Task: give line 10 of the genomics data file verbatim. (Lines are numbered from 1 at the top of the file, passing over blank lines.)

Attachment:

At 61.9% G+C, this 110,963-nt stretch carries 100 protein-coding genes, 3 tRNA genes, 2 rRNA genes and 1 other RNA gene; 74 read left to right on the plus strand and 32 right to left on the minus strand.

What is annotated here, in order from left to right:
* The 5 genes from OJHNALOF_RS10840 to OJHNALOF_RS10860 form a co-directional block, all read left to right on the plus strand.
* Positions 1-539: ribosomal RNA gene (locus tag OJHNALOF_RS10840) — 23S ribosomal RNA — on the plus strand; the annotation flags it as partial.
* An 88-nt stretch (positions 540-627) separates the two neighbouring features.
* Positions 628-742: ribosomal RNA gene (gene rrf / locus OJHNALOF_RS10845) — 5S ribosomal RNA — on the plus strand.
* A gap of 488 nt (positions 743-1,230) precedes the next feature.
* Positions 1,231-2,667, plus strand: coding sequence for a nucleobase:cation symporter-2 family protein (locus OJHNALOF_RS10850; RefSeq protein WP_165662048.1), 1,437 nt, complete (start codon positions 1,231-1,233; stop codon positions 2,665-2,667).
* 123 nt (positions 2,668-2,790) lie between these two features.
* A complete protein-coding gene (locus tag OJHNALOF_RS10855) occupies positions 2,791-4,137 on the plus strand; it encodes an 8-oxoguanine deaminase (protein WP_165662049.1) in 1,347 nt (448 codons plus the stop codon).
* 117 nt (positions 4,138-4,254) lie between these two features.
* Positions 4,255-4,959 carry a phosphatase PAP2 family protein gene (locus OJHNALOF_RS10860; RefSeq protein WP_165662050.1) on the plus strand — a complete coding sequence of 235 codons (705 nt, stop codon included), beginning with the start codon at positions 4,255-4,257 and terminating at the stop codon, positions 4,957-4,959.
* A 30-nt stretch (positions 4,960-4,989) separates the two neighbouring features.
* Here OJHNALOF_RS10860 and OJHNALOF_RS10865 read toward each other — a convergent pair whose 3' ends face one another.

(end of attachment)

* A complete protein-coding gene (locus tag OJHNALOF_RS10855) occupies positions 2,791-4,137 on the plus strand; it encodes an 8-oxoguanine deaminase (protein WP_165662049.1) in 1,347 nt (448 codons plus the stop codon).